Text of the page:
“Loneliness is and always has been the central and inevitable experience of every man”.
Loneliness is a universal human experience that most individuals will go through at any given stage of life. Recently, it has been one of the glaring issues facing many of us during the Covid-19 epidemic, as we navigate the realms of quarantine, social and geographical distancing and stay-at-home orders. With the holiday season upon us, some of us may be feeling a sense of acute loneliness as we are limited in the ways that we can celebrate, whether that means not being able to be travel to be with our loved ones, or gather with all the people we would usually see.
One can feel lonely in spite of being among people, experience it in a marriage or a relationship, or be lonely due to lack of interaction with others. Many times, it is brought about as a result of changes in circumstances (such as physical isolation, separation, bereavement), aging, or lack of friends and community.
Ongoing and acute feelings of loneliness can impact physical as well as mental health. It can lead to alcoholism, depression, stress, anxiety, impaired cognitive functioning, or cardiovascular disease. So how can one address the intense, empty and (at times) overwhelming feeling of loneliness?
- Acknowledge: Accept and acknowledge the very existence of it. Observe the feeling and the thoughts going through your mind. What does the loneliness look like? If you are a visual person, give it a shape, a colour, or a name. This first step can help to detach from the feeling itself and help to reduce its intensity.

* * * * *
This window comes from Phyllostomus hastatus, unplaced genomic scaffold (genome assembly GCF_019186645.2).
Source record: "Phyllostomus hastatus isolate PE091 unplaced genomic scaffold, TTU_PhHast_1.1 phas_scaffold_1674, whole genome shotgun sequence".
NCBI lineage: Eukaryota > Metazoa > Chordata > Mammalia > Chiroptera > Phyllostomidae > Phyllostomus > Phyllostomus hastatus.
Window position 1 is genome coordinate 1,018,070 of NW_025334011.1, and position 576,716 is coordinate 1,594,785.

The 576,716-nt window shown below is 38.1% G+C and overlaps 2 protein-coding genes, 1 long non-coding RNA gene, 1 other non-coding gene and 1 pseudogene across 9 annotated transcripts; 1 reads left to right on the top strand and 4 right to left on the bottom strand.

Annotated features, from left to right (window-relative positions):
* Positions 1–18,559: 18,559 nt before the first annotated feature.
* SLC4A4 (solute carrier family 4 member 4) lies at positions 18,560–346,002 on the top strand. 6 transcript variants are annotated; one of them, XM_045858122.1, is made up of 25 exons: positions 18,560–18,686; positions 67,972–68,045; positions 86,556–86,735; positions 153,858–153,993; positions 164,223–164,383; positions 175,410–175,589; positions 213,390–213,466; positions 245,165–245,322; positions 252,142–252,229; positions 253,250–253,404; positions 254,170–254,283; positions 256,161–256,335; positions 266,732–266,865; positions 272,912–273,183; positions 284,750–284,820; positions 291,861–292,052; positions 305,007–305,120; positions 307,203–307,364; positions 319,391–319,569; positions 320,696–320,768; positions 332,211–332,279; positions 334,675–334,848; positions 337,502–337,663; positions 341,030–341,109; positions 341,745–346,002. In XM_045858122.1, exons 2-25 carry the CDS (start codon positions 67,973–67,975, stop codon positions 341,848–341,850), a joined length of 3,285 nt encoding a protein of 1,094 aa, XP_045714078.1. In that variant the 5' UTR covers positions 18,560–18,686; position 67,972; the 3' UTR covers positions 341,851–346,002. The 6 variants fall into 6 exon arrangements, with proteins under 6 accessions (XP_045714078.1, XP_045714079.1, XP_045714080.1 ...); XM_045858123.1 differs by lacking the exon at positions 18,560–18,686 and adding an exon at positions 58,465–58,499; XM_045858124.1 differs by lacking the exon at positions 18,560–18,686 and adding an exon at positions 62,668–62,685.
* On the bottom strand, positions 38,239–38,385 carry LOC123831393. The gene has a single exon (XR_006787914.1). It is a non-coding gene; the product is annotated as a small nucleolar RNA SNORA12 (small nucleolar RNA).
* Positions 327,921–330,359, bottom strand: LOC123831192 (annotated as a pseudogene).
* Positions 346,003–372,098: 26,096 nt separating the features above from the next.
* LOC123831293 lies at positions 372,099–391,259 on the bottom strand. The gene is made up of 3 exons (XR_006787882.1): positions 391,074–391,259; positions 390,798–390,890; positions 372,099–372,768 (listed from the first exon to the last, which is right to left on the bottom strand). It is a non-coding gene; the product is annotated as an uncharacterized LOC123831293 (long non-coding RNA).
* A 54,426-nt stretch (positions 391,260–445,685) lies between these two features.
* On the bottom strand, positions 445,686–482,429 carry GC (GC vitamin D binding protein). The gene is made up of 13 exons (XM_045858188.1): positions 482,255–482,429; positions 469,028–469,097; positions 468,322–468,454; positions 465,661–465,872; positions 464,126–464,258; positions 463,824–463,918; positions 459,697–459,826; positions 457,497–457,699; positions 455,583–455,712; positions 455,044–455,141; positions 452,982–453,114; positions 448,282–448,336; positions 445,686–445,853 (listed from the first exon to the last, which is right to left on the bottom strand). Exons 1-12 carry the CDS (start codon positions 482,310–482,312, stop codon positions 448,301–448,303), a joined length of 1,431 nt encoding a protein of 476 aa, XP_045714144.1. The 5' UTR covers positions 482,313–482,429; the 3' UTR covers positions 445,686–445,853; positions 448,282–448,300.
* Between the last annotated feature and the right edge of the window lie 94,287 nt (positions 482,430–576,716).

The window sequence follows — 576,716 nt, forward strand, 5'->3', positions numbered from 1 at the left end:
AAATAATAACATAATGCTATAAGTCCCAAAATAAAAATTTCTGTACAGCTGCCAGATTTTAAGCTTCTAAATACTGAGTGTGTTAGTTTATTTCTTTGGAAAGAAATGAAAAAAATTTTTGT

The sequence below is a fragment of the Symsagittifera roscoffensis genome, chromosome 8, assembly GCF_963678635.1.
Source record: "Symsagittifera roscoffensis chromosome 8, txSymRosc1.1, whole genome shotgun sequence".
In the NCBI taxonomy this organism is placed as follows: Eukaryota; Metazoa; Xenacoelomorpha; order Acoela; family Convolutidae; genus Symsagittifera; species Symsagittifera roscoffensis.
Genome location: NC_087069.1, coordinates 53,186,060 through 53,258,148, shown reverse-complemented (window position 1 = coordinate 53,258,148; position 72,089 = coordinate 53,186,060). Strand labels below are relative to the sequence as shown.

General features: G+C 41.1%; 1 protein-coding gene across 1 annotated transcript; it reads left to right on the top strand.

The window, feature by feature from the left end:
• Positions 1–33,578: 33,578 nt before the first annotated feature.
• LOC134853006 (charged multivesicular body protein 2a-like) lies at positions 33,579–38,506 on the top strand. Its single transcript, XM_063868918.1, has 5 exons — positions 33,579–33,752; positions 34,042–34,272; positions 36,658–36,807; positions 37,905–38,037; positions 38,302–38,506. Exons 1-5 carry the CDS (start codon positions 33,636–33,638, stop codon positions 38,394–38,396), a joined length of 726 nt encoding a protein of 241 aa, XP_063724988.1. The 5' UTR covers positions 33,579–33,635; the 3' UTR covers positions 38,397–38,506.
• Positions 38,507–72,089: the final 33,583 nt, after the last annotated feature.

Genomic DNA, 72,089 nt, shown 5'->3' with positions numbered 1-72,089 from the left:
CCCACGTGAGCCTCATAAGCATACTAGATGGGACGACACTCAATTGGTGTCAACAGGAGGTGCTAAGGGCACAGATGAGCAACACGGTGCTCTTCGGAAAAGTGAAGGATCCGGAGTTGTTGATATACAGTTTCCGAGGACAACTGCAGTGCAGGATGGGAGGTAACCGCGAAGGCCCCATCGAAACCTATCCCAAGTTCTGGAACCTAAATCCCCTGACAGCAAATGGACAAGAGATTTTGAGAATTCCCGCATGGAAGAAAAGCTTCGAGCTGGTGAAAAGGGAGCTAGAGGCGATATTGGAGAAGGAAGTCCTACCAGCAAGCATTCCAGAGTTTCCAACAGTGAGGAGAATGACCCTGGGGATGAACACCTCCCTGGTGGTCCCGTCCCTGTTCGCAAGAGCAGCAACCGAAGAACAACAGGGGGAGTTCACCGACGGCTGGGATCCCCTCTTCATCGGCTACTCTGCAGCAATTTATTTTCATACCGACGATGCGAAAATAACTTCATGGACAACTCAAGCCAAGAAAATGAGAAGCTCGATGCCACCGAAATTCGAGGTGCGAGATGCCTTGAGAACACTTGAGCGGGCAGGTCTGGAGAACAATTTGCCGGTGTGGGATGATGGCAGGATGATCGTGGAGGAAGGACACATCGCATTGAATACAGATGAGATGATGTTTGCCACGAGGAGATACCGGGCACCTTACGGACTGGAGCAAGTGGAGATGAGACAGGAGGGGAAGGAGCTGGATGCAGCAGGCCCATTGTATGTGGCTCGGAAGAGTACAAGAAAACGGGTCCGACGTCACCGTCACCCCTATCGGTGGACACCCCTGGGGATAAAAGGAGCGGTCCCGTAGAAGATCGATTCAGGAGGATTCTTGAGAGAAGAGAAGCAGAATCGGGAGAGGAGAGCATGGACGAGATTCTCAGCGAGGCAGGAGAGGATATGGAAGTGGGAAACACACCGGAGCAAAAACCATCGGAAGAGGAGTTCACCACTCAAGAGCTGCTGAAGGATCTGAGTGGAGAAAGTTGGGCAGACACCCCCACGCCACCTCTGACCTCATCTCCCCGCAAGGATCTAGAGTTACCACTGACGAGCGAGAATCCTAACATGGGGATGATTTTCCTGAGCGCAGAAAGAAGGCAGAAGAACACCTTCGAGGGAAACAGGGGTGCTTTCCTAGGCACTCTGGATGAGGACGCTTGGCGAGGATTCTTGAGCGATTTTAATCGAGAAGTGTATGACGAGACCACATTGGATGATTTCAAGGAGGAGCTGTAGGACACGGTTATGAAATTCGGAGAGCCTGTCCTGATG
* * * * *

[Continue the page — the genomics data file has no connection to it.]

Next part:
- Connect and communicate meaningfully: With the myriad technologies available to us these days, one can sometimes be led down the rabbit hole of the internet and social media without actually connecting with anyone. Choose your time wisely and use technology to connect with those who matter to you. It’s the quality of personal and social interaction that matters, not quantity.
- Plan activities: Schedule and participate in activities of your interest or try something new. Not only will this get you out of your comfort zone, but could also lead to a hobby. Additionally you may gain the opportunity to interact with others who have shared interests.
- Volunteer: Giving someone in need your time. Participate in community service. Reach out and volunteer with a charity/organisation of your choice. Serving others can help alleviate the feeling of loneliness as one gains a sense of purpose.
- Practice self-care: What do you like to do for yourself? Indulge in activities that make you feel nurtured. It could be something as simple as a nice warm bath, reading a book, or walking outside.
- Exercise: It is a well-known fact that exercise releases endorphins and enhances mood. Schedule regular exercise for yourself. If weather permits, try to get outdoors. Spending as little as 15-20 minutes a day on exercise that raises your heart-rate can boost your mood as well as overall health.
- Seek help: If you find that the loneliness continues for an extended period of time, reach out and seek help from a therapist or call a helpline.
Feeling all alone in this vast universe is something we all experience, but it does not have to be a dark, bleak ordeal. As Hellen Keller once said, “Although the world is full of suffering, it is full also of the overcoming of it”. By taking small, gentle steps, with self-love and self-compassion, we can use it as an opportunity to connect with our deeper selves and discover our strengths.
Gayatri Singh, Associate Counsellor
Master of Counselling (Monash University, Australia)
Provisional Clinical Member, SAC